Ukraine, Russia and the EU struck an agreement on Sunday that should enable the resumption of Russian supplies via Ukraine to Europe, large parts of which have been plunged into a mid-winter energy crisis.
But it was unlikely the gas would reach Europe earlier than Tuesday, nearly two weeks after a gas price row broke out between Moscow and Kiev, choking off supplies and raising new questions about the EU's reliance on Russian energy.
The agreement signed on Sunday is for international teams of monitors to deploy to pumping stations along the route of gas pipelines through Russia and Ukraine to Europe -- a condition set by Moscow to start gas flowing again.
Russian gas export monopoly Gazprom said in a statement the firm was waiting to receive a faxed copy of the agreement, signed in the early hours of Sunday in the Ukrainian capital, before letting monitors start work.
Once they are in place, the gas taps will be re-opened but it is likely to be a further 36 hours before the fuel reaches customers in Europe because of the time it will take for pressure to build up in the pipeline network.
"Monitors are ready to fly to gas compressor stations in Russia, Ukraine and Europe. They can get there today, which means gas can resume flowing today as well," a Gazprom official told Reuters.
Europe receives 80 percent of its Russian gas -- or a fifth of its total needs -- from pipelines that run via Ukraine.
The gas disruptions have led many European countries to question whether Russia and Ukraine, former Soviet neighbours which have clashed repeatedly over gas and Kiev's drive to join the NATO alliance, are reliable energy partners.
The presence of the monitors at pumping stations is designed to reassure Russia that all the gas it sends via Ukraine is reaching customers in Europe.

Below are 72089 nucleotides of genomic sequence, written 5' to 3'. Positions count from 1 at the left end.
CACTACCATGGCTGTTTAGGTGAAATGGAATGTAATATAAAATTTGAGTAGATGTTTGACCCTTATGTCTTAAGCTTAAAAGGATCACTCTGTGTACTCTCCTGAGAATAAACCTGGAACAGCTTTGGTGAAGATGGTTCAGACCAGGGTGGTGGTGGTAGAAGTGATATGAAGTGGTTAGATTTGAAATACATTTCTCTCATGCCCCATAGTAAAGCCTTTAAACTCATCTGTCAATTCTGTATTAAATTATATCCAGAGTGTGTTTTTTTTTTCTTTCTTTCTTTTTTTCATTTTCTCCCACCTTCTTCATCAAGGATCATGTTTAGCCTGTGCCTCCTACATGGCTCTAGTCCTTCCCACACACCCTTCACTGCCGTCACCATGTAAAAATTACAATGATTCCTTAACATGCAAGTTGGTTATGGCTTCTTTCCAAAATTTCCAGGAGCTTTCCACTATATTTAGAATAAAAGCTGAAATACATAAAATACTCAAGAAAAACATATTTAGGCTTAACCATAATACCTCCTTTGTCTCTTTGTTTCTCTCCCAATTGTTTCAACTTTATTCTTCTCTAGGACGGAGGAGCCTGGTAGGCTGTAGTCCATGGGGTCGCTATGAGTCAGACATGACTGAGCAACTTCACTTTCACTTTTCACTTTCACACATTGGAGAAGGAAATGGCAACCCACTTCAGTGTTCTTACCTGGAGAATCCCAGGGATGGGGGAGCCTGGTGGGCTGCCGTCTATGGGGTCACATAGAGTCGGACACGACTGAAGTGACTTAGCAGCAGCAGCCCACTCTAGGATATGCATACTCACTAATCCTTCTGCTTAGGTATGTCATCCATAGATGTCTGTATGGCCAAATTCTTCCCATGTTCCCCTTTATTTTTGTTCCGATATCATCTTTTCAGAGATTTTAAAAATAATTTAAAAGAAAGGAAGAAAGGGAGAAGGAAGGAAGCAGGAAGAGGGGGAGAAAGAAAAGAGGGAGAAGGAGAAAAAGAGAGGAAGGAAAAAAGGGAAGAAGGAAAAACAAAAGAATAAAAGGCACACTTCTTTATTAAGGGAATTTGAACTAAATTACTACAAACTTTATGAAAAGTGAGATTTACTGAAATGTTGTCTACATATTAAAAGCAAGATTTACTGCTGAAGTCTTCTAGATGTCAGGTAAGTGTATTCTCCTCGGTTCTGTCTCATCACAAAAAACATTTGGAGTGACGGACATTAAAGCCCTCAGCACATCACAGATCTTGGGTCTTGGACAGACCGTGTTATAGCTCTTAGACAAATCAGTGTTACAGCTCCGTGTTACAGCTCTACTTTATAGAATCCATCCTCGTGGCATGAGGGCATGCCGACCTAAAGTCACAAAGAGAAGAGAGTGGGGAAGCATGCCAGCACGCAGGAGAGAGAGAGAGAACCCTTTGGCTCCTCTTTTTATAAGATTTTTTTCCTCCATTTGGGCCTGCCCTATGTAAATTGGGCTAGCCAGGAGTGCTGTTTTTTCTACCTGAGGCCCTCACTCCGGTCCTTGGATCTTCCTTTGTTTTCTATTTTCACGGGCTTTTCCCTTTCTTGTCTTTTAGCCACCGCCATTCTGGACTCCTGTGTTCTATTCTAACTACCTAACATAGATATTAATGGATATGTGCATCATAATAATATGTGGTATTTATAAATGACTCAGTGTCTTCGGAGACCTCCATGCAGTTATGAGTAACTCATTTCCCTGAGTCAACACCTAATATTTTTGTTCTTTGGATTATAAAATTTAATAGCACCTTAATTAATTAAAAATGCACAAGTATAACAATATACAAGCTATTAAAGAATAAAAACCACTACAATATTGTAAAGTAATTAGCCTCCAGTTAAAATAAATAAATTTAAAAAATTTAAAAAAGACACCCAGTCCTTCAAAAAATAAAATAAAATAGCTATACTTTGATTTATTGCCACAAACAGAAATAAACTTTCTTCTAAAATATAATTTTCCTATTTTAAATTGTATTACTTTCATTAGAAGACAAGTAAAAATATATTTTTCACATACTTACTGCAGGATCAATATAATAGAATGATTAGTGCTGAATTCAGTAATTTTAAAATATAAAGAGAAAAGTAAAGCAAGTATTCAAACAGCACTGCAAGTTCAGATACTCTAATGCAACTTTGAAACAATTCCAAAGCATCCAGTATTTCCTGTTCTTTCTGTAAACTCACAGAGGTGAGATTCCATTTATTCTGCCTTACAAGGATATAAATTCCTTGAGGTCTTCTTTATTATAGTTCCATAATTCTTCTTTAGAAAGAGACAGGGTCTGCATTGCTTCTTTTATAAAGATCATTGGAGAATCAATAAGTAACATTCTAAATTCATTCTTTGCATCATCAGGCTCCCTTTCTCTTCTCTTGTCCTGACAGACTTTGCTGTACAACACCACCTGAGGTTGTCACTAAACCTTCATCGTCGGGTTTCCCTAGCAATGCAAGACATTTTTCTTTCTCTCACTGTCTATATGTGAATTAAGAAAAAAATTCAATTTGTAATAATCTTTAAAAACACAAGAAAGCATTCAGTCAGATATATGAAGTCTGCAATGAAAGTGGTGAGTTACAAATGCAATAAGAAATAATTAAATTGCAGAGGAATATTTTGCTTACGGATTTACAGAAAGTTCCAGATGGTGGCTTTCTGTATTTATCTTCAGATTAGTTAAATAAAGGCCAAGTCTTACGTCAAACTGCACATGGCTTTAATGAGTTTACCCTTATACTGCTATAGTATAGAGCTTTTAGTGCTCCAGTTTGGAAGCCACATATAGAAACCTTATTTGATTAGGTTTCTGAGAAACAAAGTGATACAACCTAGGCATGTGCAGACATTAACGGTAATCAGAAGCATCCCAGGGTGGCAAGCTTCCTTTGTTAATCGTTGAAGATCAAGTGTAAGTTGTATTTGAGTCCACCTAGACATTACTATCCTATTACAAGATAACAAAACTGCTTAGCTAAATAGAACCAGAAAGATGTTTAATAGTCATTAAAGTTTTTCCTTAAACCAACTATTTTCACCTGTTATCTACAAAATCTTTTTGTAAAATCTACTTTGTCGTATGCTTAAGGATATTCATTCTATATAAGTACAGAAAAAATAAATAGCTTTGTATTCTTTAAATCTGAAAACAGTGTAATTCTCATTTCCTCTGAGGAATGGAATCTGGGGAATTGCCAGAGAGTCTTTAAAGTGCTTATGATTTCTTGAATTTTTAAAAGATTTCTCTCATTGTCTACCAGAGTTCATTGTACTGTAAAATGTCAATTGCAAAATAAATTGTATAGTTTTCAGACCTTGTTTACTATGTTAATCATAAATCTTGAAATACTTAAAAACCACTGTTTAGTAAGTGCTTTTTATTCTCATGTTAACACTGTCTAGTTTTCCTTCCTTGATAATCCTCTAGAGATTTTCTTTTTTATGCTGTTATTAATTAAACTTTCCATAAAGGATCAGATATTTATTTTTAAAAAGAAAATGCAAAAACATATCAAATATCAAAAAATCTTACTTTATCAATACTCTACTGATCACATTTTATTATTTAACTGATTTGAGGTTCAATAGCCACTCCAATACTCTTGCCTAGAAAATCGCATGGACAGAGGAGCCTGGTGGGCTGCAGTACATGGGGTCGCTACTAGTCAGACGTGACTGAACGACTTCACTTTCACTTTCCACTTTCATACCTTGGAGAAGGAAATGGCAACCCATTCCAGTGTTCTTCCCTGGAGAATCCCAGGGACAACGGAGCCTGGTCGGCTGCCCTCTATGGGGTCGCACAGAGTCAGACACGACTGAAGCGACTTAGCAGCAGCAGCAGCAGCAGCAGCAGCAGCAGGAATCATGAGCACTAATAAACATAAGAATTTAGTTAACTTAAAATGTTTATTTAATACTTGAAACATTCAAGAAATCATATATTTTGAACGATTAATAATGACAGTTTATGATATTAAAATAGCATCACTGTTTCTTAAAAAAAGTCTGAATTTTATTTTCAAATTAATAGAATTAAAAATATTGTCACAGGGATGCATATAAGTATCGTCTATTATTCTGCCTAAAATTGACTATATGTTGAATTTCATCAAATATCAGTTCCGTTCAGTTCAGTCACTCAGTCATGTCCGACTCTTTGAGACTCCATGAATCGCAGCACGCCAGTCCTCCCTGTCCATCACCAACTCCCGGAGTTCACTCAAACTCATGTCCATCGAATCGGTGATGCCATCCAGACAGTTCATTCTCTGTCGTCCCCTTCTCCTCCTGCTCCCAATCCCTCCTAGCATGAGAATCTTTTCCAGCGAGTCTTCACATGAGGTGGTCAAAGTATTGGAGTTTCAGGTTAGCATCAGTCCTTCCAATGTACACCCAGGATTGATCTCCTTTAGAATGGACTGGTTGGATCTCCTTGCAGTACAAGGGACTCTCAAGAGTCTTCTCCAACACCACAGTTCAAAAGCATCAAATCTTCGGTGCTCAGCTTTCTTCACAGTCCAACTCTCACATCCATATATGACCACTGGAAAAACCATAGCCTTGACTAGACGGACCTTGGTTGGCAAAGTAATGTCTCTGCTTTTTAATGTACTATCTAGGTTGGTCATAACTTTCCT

Moscow had earlier accused Kiev of siphoning off gas intended for Europe, a charge Ukraine denied.
A Reuters cameraman travelling with a group of five EU monitors said they had landed in the eastern Ukrainian city of Luhansk on their way to a compressor station near the Russian-Ukrainian border.
Even once gas starts flowing again to Europe, Ukraine will still be without Russian gas for its own use. The latest talks on a new contract ended without result on Saturday.
Anger at disruptions
Moscow and Kiev have blamed each other for the disruptions, which began on New Year's Day when Gazprom cut off all supplies for Ukraine's own use after failing to reach agreement on a new gas supply contract.
Since then, a total of 18 countries have suffered problems with their gas supplies..
Eastern and central Europe have borne the brunt of the supply disruptions, with Bulgaria shutting schools because it could not heat them and Slovakia saying it would re-start a nuclear reactor which it shut down last year.
Heating has returned to hundreds of thousands of homes in the Balkans since Friday as energy companies switched to alternative fuels and started importing gas from elsewhere.
Temperatures overnight fell to 17 degrees Celsius below zero in some parts of the Balkans. In Bulgaria, the EU's poorest country, many people were still using electric heaters to compensate for lower-than-normal gas heating.
Sofia residents expressed anger at the hardship they had suffered.
"Half of Europe has become a hostage of the squabbling between Russia and Ukraine. This is pure blackmail, totally unacceptable and we should demand financial compensations," said Krasimira Dimitrova, 56.
The breakthrough in the row came after Czech Prime Minister Mirek Topolanek, whose country holds the EU presidency for six months, flew first to Moscow and then to Kiev to persuade their governments to sign the monitoring agreement.
"We were able to reach a political agreement aimed at getting out of the deadlock ... Ukraine has accepted all the terms needed for Russia to supply gas," Topolanek said in Kiev.
Ukraine says it has enough gas stockpiled to last until the end of the winter, though the government has restricted supplies to industrial customers.
Russia says it has been subsidising fuel supplies to Ukraine for years and now wants it to pay $450 per 1,000 cubic metres of gas. That is roughly in line with the price EU customers pay but a huge increase on the $179.5 Kiev paid last year.